Three Christie appointees to the New York-New Jersey Port Authority resigned over the scandal, which became the subject of an investigation by the U.S. Attorney for New Jersey, the Port Authority and the New Jersey Legislature. The state has been billed nearly $9 million in legal fees by lawyers representing the Christie administration in the investigations, the Wall Street Journal reported.
Christie has also been criticized for an apparent shortness of temper. At the CPAC conference he defended his conduct at a public event last fall when he told a heckler to “sit down and shut up,” suggesting that kind of bluntness is needed in the nation’s capital.
“Yeah, well, sometimes people need to be told to sit down and shut up,” Christie said, drawing laughs and applause from the audience. “Some more of that stuff should be happening in Washington, D.C. because there's so much ridiculous stuff being spewed, especially out of the White House. Someone should say it's time to shut up.”
Others receiving votes were former Pennsylvania Sen. Rick Santorum, in sixth place with 4.3 percent of the vote; Florida Sen. Marco Rubio in seventh with 4.3 percent; Donald Trump in eighth place with 3.5 percent; and former Hewlett Packard executive Carly Fiorina in ninth with 3 percent. Former Texas Gov. Rick Perry finished in 11th place, with 1.1 percent, just ahead of the decimal point contingent, led by Louisiana Gov. Bobby Jindal, in 12th with .9 percent. Former GOP vice presidential candidate and Alaska Gov. Sarah Palin finished 13th with .8 percent.
Former Arkansas Governor Mike Huckabee, who won the Republican caucuses in Iowa in 2008 with a strong pro-life and defense of traditional marriage theme, finished last in the voting with just .3 percent.
Fiorina, the only woman written and talked about as a potential GOP contender, formed a political action committee two weeks ago to raise money for a possible presidential campaign. Despite her loss to veteran Senator Barbara Boxer in the U.S. Senate race in California in 2010, Fiorina at the CPAC gathering sounded eager to take on the widely anticipated Democratic nominee for president in 2016.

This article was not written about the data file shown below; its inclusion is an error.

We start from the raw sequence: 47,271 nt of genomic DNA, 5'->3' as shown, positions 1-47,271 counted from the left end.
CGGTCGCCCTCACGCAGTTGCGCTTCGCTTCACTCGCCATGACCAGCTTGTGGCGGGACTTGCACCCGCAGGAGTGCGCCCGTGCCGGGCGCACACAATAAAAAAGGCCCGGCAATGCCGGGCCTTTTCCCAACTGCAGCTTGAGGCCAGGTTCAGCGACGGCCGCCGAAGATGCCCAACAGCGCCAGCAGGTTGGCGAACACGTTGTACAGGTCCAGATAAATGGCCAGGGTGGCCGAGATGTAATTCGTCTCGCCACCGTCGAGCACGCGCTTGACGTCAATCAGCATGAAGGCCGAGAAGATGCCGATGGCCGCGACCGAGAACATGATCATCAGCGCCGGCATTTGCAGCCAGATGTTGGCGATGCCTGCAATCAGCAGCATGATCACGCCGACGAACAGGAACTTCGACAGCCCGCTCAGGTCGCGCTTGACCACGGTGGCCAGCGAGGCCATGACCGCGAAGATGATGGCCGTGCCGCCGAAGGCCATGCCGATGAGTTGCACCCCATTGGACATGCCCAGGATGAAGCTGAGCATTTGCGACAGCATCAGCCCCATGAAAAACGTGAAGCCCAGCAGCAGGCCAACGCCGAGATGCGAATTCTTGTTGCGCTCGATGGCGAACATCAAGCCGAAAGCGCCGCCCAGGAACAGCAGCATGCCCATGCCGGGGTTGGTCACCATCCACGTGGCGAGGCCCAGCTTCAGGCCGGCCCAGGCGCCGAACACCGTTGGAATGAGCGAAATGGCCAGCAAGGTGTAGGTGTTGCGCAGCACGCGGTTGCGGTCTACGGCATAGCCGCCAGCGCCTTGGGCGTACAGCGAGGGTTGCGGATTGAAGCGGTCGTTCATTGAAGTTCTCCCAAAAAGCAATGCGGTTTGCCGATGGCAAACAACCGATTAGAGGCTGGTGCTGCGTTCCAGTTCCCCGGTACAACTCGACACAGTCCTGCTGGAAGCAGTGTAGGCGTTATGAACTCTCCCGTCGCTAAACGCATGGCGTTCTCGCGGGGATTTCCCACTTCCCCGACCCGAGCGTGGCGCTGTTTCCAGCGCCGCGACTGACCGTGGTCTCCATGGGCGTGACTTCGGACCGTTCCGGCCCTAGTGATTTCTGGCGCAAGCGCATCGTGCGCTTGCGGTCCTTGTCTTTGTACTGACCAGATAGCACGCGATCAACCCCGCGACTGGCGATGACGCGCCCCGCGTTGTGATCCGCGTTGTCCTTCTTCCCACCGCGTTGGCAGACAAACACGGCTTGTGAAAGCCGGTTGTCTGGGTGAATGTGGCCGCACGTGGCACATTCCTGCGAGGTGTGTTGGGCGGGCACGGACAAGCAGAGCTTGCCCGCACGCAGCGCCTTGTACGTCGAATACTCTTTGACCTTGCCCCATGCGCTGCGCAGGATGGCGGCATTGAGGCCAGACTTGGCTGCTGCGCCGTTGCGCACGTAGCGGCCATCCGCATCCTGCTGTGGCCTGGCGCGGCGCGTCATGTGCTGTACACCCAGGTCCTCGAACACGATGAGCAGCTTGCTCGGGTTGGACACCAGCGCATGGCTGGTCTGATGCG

“If Hillary Clinton had to face me on a debate stage at the very least she would have a hitch in her swing,” Fiorina said, employing a baseball analogy. “Like Mrs. Clinton, I too have traveled the globe. Unlike Mrs. Clinton, I know that flying is an activity, not an accomplishment,” Fiorina said to roars of applause. “Mrs. Clinton, name an accomplishment.”
Fiorina also called on Clinton to explain how her acceptance of donations from foreign governments to the Clinton family’s foundation, the non-profit Clinton Global Initiative, would not be a conflict of interest if she runs for president. The foundation has received millions from foreign governments, the Washington Post reported last week, including some with intricate diplomatic, military, and financial relationships with the United States. Contributing nations include Kuwait, Qatar, Oman, Australia, Norway, and the Dominican Republic.
“She tweets about women’s rights in this country and takes money from governments that deny women the most basic human rights," Fiorina said. “She tweets about equal pay for women,” she added, "but won’t answer basic questions about her own offices’ pay standards — and neither will our president.”
Photo of Sen. Rand Paul: AP Images